Learn more of the frustrating side about consumer credit counseling services.

      Take Control of your Financial Future

      Don’t lose control of your financial future to debt consolidation companies. Did you know this: firstly, if you breach your contract with a debt management or consolidation company (aka credit counseling), you lose all the benefits you have gained – penalties and interest all gets put back. Secondly, the CCCS or DebtFreedomCryingEagle company doesn’t protect your credit but report negatively against your credit report as Debt Consolidation Service or Credit Management… a negative entry that tells creditors that you are a bad credit risk. Finally, and most importantly, debt management does not stop credit card lawsuits.

      Consumer bankruptcy and personal bankruptcy attorneys and lawyers are about empowering you. Don’t let someone else control you.

      Consumer Bankruptcy

      Consumer bankruptcy comes in two flavors: Chapter 7 and Chapter 13. There’s a big article I wrote if you follow the links below, but here I’ll just give a quick summary.

      Chapter 7 Bankruptcy

      Chapter 7 Bankruptcy is where you can’t pay your debts because you don’t have cash flow. It’s relatively quick. However, you can lose things if you have valuable assets. If you qualify here, you force the creditors to get nothing more. You’ve paid them enough! File bankruptcy, and you will likely keep your home and your car (if current) under the current state of the law (these are called California bankruptcy exemptions). But you’ll want to have a skilled bankruptcy attorney to help so you don’t lose anything. Read more about Chapter 7 Bankruptcy, with regard to liquidation.

      Chapter 13 Bankruptcy

      Chapter 13 Wage Earner Bankruptcy is all about forcing creditors to take payments based upon whatever you can afford, pending a bankruptcy trustee’s and bankruptcy judge’s approval. Filing bankruptcy under Chapter 13 forces creditors to settle up for dimes on the dollar.  Chapter 13 Consumer Bankruptcy applies when your income exceeds your monthly expense to some extent such that you are able repay some portion of the debt back. Once again, recognize a Chapter 13 Consumer Bankruptcy puts you back in control. Learn and read more about Chapter 13 Bankruptcy.

      Do I need a Bankruptcy Lawyer to File Bankruptcy?

      Of course, you are free to file bankruptcy on your own. That is your right. Beware the lure of thinking that because you can do your own taxes, you can do your own bankruptcy forms. There are many legal decisions to make just in the listing of your assets. Which value do I list? (The amount paid? Current value? Garage sale?) Do I need to list every CD and DVD I own? And this doesn’t even get into the topic of bankruptcy exemptions and protecting your assets. Let alone the complicated Means Test for Chapter 7! Making a wrong move could cost you possession of your goods and property. It really does pay to hire a bankruptcy lawyer.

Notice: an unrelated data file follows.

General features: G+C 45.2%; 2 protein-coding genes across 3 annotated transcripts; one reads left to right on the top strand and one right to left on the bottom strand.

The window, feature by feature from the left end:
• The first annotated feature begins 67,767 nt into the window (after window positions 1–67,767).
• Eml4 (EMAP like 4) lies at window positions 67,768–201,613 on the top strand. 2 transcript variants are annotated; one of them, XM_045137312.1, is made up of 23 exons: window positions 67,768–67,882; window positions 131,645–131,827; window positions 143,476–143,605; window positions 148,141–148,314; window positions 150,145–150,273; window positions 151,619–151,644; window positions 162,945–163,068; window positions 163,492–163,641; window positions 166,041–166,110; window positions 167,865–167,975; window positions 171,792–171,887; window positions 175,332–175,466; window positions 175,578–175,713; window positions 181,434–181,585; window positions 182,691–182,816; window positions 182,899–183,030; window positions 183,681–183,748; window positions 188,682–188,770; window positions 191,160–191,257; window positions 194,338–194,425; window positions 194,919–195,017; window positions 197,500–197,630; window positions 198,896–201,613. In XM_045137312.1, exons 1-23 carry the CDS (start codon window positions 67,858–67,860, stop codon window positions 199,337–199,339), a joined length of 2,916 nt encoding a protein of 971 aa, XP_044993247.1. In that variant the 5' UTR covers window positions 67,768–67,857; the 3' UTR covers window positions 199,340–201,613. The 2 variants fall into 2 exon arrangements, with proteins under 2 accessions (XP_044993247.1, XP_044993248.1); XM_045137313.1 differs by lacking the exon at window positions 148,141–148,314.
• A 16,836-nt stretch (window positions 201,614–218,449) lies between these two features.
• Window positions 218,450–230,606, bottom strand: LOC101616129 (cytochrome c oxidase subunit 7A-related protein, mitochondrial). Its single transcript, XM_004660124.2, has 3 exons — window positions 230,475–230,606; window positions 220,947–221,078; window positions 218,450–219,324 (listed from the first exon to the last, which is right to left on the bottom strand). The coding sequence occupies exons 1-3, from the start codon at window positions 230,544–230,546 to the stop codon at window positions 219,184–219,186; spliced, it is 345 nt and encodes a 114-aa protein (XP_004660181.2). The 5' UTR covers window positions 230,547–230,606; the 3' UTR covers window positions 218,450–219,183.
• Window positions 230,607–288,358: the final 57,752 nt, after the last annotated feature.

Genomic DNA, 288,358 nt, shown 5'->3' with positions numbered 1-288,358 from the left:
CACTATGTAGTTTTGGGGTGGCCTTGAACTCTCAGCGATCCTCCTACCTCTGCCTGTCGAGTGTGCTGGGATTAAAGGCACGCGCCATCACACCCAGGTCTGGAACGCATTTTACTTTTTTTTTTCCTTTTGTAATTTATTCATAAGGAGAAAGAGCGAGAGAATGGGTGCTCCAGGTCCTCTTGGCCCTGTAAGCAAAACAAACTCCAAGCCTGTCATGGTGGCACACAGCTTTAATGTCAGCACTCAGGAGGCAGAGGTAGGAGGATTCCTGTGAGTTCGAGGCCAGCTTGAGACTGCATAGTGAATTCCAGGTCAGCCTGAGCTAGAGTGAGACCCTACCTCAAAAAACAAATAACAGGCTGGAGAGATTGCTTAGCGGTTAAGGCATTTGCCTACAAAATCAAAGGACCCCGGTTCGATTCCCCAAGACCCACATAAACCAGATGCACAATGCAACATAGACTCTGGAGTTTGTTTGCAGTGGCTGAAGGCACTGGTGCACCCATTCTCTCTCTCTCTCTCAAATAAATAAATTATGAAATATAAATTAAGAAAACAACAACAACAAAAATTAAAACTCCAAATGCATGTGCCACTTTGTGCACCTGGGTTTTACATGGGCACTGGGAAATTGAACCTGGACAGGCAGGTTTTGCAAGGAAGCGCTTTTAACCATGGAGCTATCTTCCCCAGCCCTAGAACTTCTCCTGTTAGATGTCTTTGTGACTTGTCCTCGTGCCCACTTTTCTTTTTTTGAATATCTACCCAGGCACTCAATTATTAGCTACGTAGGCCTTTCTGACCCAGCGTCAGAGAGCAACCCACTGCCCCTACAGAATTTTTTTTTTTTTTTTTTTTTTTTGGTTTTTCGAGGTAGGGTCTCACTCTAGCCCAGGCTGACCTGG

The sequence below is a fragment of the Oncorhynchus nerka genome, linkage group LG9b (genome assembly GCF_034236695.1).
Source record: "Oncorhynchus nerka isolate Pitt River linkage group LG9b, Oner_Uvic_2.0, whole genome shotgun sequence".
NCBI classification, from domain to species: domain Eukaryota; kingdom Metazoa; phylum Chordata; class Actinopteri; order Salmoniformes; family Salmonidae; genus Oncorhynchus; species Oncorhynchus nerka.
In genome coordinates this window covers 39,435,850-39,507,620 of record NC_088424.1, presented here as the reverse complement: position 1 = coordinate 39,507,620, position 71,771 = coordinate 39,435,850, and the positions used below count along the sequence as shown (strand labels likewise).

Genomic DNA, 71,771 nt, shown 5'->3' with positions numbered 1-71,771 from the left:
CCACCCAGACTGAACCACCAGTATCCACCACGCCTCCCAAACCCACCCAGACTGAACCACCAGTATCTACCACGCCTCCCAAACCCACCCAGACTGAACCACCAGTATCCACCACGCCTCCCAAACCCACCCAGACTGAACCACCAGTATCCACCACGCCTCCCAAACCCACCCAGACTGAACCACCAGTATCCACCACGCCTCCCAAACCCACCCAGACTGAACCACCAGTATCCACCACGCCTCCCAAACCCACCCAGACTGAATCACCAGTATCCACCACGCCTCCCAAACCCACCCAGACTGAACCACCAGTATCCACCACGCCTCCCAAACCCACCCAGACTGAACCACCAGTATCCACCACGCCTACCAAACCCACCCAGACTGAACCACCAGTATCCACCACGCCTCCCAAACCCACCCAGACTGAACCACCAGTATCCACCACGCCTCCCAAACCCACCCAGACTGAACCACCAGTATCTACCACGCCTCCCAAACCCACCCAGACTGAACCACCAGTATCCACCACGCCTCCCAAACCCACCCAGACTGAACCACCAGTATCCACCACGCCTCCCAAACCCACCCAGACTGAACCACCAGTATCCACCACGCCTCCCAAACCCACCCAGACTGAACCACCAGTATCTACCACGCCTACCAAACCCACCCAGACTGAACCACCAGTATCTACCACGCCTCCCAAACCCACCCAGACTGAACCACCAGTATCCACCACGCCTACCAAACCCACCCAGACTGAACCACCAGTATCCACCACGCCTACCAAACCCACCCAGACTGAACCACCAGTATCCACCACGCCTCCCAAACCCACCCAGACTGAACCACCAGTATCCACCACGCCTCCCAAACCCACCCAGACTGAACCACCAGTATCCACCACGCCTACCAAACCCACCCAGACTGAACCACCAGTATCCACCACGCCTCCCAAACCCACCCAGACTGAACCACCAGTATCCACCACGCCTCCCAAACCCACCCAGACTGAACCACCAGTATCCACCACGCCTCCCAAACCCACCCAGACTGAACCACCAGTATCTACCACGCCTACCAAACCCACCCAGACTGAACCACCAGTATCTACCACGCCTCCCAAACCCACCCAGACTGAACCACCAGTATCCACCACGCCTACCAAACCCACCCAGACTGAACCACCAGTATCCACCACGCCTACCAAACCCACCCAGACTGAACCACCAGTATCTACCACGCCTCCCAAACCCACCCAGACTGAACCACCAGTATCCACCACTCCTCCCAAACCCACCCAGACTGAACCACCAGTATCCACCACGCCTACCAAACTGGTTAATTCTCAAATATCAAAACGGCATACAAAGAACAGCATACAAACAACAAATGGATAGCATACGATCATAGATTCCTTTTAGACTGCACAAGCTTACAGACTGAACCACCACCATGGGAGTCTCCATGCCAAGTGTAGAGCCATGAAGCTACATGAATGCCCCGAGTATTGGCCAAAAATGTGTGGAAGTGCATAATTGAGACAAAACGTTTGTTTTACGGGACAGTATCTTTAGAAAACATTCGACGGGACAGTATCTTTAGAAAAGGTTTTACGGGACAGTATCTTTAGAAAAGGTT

Getting Credit After Bankruptcy

      Will I get credit offers after my BK ? You will get credit after bankruptcy. This is a new beginning, and a fresh start. Some clients have been very concerned about the state of their credit after filing bankruptcy. It is a fact: a bankruptcy entry will appear on your credit report for 10 years following the discharge. This does not mean that you will not get a credit card, buy a home, or car for 10 years.

      Far from it; remember: creditors want you to borrow. Shortly after your bankruptcy discharge, we can almost promise that you will receive a credit card offer to help you get back on your feet (possibly from Providian). The fact is, you no longer have the majority of your debt; you have an ability to repay (income is freed up), and you can’t declare bankruptcy (Chapter 7) again for eight years. Further, the probability of a consumer declaring bankruptcy a second time in their lifetime is low (it does happen, but after most people do it once, they change their habits).

      Mortgage After Bankruptcy

      Can I Buy A House or Car After I File Bankruptcy ? Yes! You can buy a house after bankruptcy. A home loan is up to the discretion of the lender, obviously. However, many of them want your business. They may charge you a higher interest rate or points on your loan, but it certainly is possible to get a loan for a house after bankruptcy. How long? Figure on waiting two years: the bankruptcy will still be there on your record, but it will be a diminished factor which they consider. We work with mortgage lenders we can direct you to which will help you into your next home. So yes, you can and will get a mortgage after you file bankruptcy. You will get a fresh start.

      Read more about Credit After Bankruptcy

      The Caring Bankruptcy Attorneys Here Understand

      Los Angeles Bankruptcy offers a helpful bankruptcy consultation. We are here to help you take back control of your financial future.


        credit after bankruptcy

        Study: Credit After Bankruptcy Discharge is Likely

        Study: Credit After Bankruptcy Discharge is Likely

        A bankruptcy study recently debunked a myth. You know the one, that bankruptcy will ruin your credit forever. Last week, LendingTree, the largest online lender, released study results about credit after bankruptcy discharge. It followed people after their case was completed. This is consistent with my article asserting that there is indeed credit after bankruptcy discharge.

        Continue reading “Study: Credit After Bankruptcy Discharge is Likely”